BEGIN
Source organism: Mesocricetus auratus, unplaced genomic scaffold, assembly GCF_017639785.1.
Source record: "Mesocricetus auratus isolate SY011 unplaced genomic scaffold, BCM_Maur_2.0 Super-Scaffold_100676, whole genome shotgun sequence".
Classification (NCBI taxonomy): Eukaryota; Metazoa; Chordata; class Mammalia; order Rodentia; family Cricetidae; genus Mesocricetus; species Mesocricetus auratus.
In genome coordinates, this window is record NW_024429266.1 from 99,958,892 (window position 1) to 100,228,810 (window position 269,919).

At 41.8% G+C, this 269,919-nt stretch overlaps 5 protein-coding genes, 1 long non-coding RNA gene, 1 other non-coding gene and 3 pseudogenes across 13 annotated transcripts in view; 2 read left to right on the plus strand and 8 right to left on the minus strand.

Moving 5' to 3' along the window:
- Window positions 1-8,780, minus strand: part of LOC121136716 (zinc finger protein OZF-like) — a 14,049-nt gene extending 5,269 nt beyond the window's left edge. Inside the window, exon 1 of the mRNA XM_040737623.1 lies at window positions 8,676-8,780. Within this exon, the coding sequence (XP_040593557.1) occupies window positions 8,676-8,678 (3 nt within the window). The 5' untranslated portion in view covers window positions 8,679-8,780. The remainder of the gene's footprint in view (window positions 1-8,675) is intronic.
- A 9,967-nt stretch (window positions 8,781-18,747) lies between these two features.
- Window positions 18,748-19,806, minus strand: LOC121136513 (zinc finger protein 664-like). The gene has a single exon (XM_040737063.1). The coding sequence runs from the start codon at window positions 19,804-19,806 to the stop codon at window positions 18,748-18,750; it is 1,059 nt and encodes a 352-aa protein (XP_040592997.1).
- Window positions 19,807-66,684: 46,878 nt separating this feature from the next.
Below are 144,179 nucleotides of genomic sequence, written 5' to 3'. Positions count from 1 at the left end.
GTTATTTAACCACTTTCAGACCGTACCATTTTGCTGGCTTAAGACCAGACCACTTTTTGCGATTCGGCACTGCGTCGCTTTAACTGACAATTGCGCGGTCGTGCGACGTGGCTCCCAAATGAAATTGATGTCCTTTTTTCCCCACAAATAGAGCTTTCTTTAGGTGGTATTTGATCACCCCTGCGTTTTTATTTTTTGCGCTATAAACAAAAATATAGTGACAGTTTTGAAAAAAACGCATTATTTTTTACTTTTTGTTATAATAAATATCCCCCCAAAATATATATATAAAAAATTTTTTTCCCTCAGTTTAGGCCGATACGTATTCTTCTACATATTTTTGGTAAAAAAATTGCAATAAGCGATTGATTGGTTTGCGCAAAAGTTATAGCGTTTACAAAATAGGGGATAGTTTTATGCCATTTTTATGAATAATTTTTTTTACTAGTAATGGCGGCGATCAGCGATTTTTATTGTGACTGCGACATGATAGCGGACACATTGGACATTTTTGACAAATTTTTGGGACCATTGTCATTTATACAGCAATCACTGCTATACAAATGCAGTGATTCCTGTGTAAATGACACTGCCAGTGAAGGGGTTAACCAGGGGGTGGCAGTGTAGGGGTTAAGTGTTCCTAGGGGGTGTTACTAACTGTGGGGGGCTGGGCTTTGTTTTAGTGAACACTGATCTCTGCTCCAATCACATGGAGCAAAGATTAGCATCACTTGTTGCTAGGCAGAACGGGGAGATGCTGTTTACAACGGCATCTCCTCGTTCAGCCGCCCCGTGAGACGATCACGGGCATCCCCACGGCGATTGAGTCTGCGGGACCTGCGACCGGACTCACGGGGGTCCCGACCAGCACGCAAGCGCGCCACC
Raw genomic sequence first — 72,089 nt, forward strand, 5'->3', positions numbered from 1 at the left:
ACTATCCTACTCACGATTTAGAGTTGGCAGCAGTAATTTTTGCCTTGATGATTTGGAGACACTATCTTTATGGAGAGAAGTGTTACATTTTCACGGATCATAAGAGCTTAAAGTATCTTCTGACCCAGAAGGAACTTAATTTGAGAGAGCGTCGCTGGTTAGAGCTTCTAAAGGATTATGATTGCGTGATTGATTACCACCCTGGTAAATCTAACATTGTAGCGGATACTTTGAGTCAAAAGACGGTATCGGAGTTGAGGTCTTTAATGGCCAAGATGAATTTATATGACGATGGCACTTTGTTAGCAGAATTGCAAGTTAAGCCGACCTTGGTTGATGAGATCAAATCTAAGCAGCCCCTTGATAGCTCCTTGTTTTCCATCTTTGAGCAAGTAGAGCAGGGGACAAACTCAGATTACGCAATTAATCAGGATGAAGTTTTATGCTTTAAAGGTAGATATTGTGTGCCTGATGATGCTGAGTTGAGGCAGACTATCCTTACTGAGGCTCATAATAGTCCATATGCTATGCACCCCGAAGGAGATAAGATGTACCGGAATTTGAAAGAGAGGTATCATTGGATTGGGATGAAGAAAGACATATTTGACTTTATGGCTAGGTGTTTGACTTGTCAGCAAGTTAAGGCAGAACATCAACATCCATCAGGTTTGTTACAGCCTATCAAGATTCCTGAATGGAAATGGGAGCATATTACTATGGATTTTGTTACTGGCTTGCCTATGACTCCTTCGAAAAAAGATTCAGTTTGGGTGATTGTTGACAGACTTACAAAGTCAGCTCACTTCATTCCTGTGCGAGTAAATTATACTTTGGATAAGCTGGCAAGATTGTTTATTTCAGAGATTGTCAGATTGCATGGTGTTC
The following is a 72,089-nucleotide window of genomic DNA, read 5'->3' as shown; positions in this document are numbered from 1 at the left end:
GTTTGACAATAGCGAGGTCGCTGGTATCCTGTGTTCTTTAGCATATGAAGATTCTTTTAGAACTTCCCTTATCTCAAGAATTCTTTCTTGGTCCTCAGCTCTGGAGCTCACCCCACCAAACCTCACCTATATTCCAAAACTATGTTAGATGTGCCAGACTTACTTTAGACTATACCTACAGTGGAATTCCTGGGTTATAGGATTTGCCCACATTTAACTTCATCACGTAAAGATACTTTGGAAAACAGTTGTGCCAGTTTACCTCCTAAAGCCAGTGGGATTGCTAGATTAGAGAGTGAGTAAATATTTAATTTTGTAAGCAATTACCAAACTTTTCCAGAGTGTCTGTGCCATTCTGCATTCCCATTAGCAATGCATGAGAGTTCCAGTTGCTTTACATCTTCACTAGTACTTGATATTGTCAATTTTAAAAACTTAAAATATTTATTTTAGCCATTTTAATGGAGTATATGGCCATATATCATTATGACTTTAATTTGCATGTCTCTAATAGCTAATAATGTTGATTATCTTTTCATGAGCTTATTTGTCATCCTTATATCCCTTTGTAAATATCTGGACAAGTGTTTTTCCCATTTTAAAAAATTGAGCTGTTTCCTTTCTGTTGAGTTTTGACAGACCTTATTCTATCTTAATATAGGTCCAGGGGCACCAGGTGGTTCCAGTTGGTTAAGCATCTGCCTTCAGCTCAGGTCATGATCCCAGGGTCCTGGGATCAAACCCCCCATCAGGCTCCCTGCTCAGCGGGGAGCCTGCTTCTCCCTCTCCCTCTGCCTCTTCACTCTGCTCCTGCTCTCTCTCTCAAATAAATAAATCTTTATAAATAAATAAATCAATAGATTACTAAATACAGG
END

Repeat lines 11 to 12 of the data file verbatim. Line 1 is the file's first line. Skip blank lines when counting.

Below are 144,179 nucleotides of genomic sequence, written 5' to 3'. Positions count from 1 at the left end.
GTTATTTAACCACTTTCAGACCGTACCATTTTGCTGGCTTAAGACCAGACCACTTTTTGCGATTCGGCACTGCGTCGCTTTAACTGACAATTGCGCGGTCGTGCGACGTGGCTCCCAAATGAAATTGATGTCCTTTTTTCCCCACAAATAGAGCTTTCTTTAGGTGGTATTTGATCACCCCTGCGTTTTTATTTTTTGCGCTATAAACAAAAATATAGTGACAGTTTTGAAAAAAACGCATTATTTTTTACTTTTTGTTATAATAAATATCCCCCCAAAATATATATATAAAAAATTTTTTTCCCTCAGTTTAGGCCGATACGTATTCTTCTACATATTTTTGGTAAAAAAATTGCAATAAGCGATTGATTGGTTTGCGCAAAAGTTATAGCGTTTACAAAATAGGGGATAGTTTTATGCCATTTTTATGAATAATTTTTTTTACTAGTAATGGCGGCGATCAGCGATTTTTATTGTGACTGCGACATGATAGCGGACACATTGGACATTTTTGACAAATTTTTGGGACCATTGTCATTTATACAGCAATCACTGCTATACAAATGCAGTGATTCCTGTGTAAATGACACTGCCAGTGAAGGGGTTAACCAGGGGGTGGCAGTGTAGGGGTTAAGTGTTCCTAGGGGGTGTTACTAACTGTGGGGGGCTGGGCTTTGTTTTAGTGAACACTGATCTCTGCTCCAATCACATGGAGCAAAGATTAGCATCACTTGTTGCTAGGCAGAACGGGGAGATGCTGTTTACAACGGCATCTCCTCGTTCAGCCGCCCCGTGAGACGATCACGGGCATCCCCACGGCGATTGAGTCTGCGGGACCTGCGACCGGACTCACGGGGGTCCCGACCAGCACGCAAGCGCGCCACC